Jahrbuch für Universitätsgeschichte 15 (2012)

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Jahrbuch für Universitätsgeschichte 15 (2012)
Weiterer Titel 
Studienförderung und Stipendienwesen an deutschen Uni­versitäten von den Anfängen bis zur Gegenwart

Stuttgart 2012: Franz Steiner Verlag
Anzahl Seiten
173 S.
€ 59,60



Martin Kintzinger
Universität Münster
Historisches Seminar
Domplatz 20–22
Jahrbuch für Universitätsgeschichte
Franz, Albrecht


Themenschwerpunkt: Studienförderung und Stipendienwesen an deutschen Universitäten von den Anfängen bis zur Gegenwart
Gastherausgeber: Matthias Asche / Stefan Gerber


Matthias Asche / Stefan Gerber
Studienförderung und Stipendienwesen an deutschen Universitäten
Zu Konzeption und Fragestellungen
Seite 11–18


Stephanie Irrgang
Studienförderung und Stipendienwesen an deutschen Universitäten im Mittelalter
Seite 19–36

The question how a medieval student covered the expensive study years has not yet been broadly or systematically explored. Identifying forms of university financing can be considered most urgent. Following the parameters of social status, parential ties, network and group affiliation, access to faculties, social and academic hierarchy, application of academic expertise, regional background and horizontal mobility the issue of financing can be categorized as follows: The historically oldest and original way of financing university studies in the middle ages was through church benefices. Church took care of the clericus by granting a prebend or a canonry. Clerical students from a religious order enjoyed a special form of financing as they were delegated to the theological faculties. However, the clerical status was generally in decline towards the 15th century. Financial support could also be received through scholarships set up by private persons, urban or territorial authorities or institutions. A third way of facing the financial challenges was to get hold of a place in a college or to enjoy a scholarship established by a college fund, though among medieval scholars this was proportionally not the most dominant solution. Apart from scholarships, prebends or collegiate life extra money was earned by teaching, by being involved in the job of scribing, by acting as a praeceptor or mentor, by family contributions or by rental income. The mixed financing still needs further investigation as well as the exact certainty, how a scholar himself evaluated his financial situation.

Matthias Asche
Studienförderung und Stipendienwesen an deutschen Universitäten in der Frühen Neuzeit
Seite 37–105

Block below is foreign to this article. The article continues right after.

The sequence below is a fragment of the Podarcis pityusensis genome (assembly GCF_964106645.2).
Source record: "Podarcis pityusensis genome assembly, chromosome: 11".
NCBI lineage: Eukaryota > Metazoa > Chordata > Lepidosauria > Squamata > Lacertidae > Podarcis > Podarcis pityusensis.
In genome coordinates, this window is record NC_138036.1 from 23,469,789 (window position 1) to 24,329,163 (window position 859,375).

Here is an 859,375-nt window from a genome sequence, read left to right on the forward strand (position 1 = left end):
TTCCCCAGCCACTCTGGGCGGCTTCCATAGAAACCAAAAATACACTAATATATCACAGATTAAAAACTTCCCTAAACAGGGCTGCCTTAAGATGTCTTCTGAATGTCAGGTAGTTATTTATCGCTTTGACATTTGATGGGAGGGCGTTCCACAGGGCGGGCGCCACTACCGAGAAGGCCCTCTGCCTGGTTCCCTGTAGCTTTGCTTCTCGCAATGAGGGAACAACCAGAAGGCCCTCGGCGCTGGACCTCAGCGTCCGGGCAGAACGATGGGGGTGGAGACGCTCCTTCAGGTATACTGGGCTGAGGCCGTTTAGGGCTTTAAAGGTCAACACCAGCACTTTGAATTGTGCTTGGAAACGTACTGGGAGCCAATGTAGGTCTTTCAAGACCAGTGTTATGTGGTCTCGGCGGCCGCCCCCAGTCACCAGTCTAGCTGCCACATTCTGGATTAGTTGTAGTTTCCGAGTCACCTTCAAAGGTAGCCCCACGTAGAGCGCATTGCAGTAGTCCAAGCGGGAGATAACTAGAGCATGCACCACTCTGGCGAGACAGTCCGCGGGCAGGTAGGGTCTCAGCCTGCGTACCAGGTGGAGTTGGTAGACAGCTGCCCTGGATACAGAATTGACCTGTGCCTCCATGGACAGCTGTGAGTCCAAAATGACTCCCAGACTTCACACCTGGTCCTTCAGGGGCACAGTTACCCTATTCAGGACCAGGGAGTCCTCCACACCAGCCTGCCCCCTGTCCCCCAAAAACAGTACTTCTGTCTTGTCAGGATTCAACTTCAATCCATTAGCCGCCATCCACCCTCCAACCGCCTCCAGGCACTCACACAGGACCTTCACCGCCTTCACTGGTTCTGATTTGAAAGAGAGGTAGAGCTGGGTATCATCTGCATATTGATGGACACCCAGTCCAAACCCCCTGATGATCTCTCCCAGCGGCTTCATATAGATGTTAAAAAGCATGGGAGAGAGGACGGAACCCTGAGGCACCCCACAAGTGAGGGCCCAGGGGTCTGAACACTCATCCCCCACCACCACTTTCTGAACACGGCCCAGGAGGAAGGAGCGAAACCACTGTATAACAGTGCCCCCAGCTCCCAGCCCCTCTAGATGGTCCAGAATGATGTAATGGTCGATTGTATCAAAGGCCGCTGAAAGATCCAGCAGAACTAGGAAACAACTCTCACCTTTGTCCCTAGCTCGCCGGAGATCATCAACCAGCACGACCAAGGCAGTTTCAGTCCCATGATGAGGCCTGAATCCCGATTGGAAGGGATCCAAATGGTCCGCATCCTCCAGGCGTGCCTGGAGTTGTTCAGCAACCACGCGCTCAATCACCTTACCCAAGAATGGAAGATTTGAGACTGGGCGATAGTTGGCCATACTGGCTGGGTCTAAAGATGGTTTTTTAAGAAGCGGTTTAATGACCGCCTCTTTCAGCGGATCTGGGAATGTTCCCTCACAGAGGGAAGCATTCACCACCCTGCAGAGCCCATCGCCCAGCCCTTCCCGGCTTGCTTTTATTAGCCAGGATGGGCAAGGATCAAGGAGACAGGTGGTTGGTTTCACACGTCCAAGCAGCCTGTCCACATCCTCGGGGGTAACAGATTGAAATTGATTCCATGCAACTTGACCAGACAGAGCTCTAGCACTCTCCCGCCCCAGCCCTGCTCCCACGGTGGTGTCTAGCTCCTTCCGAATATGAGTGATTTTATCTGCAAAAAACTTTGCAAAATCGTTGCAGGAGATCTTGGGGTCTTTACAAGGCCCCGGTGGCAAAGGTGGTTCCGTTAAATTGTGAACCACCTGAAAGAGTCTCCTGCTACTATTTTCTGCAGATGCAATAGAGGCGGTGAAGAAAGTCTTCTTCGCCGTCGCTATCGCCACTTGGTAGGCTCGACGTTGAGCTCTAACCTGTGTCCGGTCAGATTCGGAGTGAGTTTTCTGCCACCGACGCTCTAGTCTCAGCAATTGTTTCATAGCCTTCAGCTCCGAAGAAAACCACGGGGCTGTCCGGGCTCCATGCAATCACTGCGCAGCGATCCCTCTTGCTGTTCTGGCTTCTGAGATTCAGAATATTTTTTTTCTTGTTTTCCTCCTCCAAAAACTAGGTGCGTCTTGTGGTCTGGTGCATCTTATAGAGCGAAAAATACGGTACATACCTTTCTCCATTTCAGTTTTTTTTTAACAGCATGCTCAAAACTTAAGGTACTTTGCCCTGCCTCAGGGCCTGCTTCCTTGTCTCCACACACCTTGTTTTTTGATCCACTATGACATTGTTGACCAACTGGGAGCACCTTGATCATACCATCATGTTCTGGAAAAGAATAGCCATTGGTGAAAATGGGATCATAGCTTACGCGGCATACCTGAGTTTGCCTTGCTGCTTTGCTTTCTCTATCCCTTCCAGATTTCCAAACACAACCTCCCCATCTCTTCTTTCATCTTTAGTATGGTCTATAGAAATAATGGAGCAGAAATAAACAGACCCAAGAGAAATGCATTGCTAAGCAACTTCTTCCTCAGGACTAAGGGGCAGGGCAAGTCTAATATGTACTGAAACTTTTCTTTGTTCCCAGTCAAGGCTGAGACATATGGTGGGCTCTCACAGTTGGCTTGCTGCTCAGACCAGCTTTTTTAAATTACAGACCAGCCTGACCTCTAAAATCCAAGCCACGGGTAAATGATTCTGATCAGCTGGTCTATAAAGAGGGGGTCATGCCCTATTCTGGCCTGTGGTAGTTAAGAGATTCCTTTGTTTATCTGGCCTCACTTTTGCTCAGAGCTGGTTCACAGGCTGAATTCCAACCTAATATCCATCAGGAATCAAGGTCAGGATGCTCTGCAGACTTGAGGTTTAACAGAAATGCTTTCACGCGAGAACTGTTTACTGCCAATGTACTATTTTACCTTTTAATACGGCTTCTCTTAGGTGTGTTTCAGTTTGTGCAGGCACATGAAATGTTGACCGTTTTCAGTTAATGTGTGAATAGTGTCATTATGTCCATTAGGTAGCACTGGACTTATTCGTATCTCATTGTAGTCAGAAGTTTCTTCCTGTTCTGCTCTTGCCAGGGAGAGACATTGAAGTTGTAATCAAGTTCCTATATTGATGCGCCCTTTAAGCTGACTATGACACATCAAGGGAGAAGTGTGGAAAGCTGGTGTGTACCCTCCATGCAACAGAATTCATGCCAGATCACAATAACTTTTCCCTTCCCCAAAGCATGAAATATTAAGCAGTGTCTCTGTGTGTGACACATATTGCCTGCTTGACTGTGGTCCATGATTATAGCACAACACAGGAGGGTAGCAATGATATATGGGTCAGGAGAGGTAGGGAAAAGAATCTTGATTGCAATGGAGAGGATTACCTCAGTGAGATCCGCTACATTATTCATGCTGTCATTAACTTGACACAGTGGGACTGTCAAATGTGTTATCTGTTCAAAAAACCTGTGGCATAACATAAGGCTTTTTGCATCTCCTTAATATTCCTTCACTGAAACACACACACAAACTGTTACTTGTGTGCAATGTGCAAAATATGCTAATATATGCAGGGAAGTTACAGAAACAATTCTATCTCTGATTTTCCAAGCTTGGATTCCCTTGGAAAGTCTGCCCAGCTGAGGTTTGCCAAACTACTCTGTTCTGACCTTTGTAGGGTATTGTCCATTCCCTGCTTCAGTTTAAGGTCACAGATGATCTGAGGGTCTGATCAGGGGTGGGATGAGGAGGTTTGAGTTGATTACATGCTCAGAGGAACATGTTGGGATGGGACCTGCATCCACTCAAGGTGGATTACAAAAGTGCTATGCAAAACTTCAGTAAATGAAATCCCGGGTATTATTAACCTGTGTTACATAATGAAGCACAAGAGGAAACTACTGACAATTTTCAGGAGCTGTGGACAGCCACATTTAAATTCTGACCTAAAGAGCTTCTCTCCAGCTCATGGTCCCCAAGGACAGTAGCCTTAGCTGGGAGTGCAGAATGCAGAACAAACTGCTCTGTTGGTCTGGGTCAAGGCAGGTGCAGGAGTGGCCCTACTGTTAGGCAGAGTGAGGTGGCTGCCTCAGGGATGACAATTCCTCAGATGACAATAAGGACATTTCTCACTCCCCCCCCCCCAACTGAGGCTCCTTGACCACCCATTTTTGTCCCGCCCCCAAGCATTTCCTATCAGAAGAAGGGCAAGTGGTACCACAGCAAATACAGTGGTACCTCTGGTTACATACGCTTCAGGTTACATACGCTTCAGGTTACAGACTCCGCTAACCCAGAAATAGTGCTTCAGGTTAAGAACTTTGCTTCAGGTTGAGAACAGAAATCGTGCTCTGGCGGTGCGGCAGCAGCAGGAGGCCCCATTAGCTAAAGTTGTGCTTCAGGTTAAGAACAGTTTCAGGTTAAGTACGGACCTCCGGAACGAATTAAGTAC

The article illustrates various types and functions of financial support for students and of scholarships in the early modern period. Basing on the structures of the medieval ecclesiastical foundations, they developed long before educational policies started to become a distinguished sphere of the early modern state. The article tries to draw a rough typology from the vast amount of individual results that are scattered or have been remotely published. Roughly speaking premodern financial support was based on two pillars, a governmental-public and a private. Among the privately funded scholarships the special type of familial allowances (Familienstipendien) had been predominant since the later Middle Ages. These grants were given not on account of the financial need of the student but due to the student‘s kinship to the family or the extended family of the donor. The condition of granting these allowances was the principle of descent, as they aimed on the reproduction of the social elite. However, regarding the governmental-public scholarships that developed all-confessionally under the sign of the reformation and catholic reform period, the leading idea behind awarding them was the systematic production of a elite for the state and the church and thus the principle of achievement. This method of governmental care, which was predominant until the beginnings of the 19th century, was necessitated on the one hand by the needs of the early modern process of state formation, particularly by the transition of educational policies from ecclesiastical to governmental direction. On the other hand it resulted from the competition of confessional systems. A mixed type of grants were the scholarships abroad (Auslandsstipendien) that were funded by individuals or aldermen in favour of one or several universities for the benefit of students whose territories or towns of origin did not have universities of their own. In the early modern period the bulk of these grants were given to prospective pastors and teachers, who were not able to begin theological studies at home. Pithily expressed, in respect of phenomenons of mobility, the governmental-public scholarships promoted social mobility, whereas scholarships abroad fostered geographical mobility. Familial allowances (Familienstipendien), however, were rather elements of persistence.